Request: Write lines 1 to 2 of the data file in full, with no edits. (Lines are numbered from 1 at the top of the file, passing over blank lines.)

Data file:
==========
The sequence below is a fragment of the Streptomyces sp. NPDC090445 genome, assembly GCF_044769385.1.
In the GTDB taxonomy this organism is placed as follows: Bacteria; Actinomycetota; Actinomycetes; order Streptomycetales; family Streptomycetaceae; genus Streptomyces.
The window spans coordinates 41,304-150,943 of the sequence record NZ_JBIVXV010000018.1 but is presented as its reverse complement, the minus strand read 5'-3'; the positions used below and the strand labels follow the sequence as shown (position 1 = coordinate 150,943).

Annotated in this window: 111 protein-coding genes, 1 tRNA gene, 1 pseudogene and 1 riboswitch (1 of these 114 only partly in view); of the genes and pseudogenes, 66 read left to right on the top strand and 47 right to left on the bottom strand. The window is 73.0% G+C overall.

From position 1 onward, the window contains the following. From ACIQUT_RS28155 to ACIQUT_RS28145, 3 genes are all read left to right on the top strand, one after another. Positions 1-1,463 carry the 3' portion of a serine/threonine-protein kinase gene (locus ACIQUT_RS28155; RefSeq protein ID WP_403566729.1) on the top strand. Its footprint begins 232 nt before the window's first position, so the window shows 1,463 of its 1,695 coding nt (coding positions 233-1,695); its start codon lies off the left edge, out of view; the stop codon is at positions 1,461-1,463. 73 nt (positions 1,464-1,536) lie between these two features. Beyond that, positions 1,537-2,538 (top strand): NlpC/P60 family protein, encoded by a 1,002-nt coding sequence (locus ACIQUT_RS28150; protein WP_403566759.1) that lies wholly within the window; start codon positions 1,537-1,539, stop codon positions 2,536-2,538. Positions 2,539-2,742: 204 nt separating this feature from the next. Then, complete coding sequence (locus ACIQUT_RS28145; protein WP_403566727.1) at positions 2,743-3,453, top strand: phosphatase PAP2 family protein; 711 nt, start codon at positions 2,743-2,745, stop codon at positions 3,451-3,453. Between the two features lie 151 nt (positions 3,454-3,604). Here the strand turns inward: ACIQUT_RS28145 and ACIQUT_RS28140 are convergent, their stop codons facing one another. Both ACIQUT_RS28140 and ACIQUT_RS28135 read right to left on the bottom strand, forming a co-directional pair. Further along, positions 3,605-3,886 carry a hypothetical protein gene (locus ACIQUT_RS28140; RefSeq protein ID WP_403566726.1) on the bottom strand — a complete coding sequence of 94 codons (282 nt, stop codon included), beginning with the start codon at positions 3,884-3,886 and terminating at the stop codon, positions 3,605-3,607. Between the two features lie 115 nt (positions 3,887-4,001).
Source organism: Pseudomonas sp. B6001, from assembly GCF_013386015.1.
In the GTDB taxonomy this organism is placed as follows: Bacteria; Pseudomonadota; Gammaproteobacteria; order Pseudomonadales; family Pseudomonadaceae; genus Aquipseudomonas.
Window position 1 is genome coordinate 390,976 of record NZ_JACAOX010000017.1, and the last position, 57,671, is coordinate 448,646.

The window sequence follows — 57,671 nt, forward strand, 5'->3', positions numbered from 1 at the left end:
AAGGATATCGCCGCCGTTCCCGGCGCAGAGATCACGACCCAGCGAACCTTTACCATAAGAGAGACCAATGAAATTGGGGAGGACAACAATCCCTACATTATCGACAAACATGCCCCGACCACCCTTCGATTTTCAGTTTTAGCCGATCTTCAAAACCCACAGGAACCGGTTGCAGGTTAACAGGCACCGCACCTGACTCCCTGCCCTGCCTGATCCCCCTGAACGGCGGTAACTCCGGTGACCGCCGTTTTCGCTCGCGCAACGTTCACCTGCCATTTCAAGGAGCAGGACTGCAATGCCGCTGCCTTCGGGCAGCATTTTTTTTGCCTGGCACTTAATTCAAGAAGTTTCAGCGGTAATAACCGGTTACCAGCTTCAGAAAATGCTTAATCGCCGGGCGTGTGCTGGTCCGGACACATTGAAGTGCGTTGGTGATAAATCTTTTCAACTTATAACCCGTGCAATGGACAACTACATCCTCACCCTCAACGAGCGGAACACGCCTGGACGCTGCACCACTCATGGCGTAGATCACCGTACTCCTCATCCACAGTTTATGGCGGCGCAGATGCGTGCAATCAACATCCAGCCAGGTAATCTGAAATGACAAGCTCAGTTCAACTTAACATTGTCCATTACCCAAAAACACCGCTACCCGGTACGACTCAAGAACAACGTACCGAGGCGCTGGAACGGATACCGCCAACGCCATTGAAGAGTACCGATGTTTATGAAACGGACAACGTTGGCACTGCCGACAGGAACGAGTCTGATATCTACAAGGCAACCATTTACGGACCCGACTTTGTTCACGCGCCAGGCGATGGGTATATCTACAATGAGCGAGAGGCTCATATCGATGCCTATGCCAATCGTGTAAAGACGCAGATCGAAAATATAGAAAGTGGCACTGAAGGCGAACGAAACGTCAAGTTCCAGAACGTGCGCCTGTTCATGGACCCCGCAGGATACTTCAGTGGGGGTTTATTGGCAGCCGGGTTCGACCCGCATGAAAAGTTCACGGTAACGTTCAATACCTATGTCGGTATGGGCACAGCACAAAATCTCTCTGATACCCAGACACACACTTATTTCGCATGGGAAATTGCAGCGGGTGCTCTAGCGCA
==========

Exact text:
The sequence below is a fragment of the Streptomyces sp. NPDC090445 genome, assembly GCF_044769385.1.
In the GTDB taxonomy this organism is placed as follows: Bacteria; Actinomycetota; Actinomycetes; order Streptomycetales; family Streptomycetaceae; genus Streptomyces.